Our state-of-the-art modular apps

And we’re happy to say that we now have two brand new modular apps in continuous development – and they incorporate the best of our modular development learning curve.

The first is the VTM app we already mentioned earlier. This year, we completely rebuilt the original app, in order to modernise its UI and UX and add a number of new features VTM has added to their repertoire. The second is Spencer, an in-house product that aims to combat over-tooling and needless complexity in the workplace.

Let’s start with the new VTM app: how would it implement this modern modular setup? VTM now has a new section called apps. This section is in fact an overview of the temporary integrations we mentioned earlier, with a small preview of each integration. These integrations are the modules in our modular approach.

screen new vtm app

These integrations make use of the Medialaan libraries we have as part of our own internal libraries, but they don’t have a reference to the VTM app itself. The integrations don’t reference each other either. The VTM app itself, in addition to containing build settings, branding, etc, also makes use of the Medialaan libraries. This way we can still share the database, UI components and user info between the the app itself and its integrations. Integrations would now register themselves to the module owner.

diagram 2

With this setup, we can now split our code into multiple git-repositories. In addition, we can use private Cocoapods, a Swift and Objective C dependency manager, in order to manage the Medialaan libraries and integrations. This means that the cocoapods configuration file is now where it’s decided which integrations will be used. Enabling or disabling an integration, then, just means adding or removing it from the Cocoapods configuration file.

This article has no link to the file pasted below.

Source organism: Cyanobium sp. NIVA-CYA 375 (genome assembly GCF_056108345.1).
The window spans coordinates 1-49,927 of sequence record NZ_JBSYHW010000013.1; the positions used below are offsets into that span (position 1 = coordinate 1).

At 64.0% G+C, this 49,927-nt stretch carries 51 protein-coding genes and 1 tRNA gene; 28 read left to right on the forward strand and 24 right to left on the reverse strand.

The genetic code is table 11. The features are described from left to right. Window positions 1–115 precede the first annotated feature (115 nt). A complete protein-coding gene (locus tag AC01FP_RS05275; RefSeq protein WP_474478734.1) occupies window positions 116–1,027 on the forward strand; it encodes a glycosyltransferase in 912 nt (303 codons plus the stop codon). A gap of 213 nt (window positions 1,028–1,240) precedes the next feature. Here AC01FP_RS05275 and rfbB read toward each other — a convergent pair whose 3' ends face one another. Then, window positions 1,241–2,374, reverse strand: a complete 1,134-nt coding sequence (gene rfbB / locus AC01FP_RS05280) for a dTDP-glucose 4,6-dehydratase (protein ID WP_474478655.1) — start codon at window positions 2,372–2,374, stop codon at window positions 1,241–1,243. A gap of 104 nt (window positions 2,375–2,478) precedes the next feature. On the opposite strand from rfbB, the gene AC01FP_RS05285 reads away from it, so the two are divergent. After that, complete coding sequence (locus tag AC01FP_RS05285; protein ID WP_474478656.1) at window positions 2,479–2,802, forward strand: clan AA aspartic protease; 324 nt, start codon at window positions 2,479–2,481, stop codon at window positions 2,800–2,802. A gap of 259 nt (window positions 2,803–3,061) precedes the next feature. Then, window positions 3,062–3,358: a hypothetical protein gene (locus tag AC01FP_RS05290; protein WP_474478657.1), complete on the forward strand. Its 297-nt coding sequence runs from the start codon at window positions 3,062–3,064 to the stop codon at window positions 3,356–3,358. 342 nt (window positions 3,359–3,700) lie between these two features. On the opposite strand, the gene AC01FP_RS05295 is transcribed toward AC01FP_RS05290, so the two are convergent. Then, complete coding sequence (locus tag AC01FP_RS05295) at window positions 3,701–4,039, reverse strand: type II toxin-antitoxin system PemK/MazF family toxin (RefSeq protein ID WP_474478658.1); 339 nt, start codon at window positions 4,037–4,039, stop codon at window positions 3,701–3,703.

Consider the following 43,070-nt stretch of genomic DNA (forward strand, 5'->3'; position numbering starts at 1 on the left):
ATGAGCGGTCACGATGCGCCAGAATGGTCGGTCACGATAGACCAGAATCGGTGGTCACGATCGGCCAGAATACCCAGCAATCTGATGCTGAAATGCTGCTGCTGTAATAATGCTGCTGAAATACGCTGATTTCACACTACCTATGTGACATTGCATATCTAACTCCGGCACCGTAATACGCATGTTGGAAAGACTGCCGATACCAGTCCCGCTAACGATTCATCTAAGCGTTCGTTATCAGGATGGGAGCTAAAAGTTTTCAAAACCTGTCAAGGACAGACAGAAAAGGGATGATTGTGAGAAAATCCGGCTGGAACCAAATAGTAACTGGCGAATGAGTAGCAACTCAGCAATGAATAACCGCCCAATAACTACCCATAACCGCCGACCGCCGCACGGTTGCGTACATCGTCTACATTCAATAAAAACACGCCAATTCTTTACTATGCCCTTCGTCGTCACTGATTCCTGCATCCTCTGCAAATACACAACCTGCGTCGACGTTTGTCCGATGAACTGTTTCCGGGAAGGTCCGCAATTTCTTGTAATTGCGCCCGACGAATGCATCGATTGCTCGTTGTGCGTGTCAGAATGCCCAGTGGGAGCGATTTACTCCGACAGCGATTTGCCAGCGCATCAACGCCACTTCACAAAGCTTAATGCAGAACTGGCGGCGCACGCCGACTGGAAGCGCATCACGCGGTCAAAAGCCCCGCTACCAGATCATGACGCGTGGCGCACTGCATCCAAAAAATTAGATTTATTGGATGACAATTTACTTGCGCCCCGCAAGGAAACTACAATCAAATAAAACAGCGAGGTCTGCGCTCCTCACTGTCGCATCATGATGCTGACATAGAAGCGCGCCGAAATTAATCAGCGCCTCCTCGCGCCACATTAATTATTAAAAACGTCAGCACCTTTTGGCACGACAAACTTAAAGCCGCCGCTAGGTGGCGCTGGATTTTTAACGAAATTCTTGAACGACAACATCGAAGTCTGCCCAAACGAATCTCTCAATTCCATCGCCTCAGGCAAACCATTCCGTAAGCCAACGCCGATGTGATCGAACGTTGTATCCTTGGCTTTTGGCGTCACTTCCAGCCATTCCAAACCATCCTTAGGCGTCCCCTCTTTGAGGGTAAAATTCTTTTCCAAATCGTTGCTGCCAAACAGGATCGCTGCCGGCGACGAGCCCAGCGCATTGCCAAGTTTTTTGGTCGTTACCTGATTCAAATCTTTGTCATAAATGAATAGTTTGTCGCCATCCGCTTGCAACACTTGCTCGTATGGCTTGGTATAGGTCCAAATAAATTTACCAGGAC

Another huge advantage of this setup is that because an integration only uses the Medialaan libraries turning an integration into a standalone application only takes a few clicks.

To build our Spencer app, we used a similar, but slightly extended approach.

Spencer needs its modular setup because it needs to have a different feature set for each client company. Like we explained for the Mobile Workplace, the features in Spencer are also much more visible: they would need to add a card to the today feed, a set of actions in the action menu, some overview screens referenced from a consult menu and some settings.

We decided to make every feature a module, not referencing each other, but using components from the Spencer core. This way, we could also split the source code into different repositories, as well as using Cocoapods for managing the feature set and – in contrast to VTM – also Spencer’s core functionality. This means that the Cocoapods configuration file is responsible for defining which modules are added. Additionally, we could also create modules that are only used for a single client.

diagram 3

This is shown more clearly with an example. Say we build two applications for two different clients with different requirements. Both applications would make use of the core of Spencer, which is a ‘library’. The Cocoapods configuration file for application 1 would include module 1 and 3, and the configuration file for application 2 would include module 1 and 2. The modules would then, simply because of the fact they’re included, register themselves to the module owner. This then results in two different apps with two different feature sets.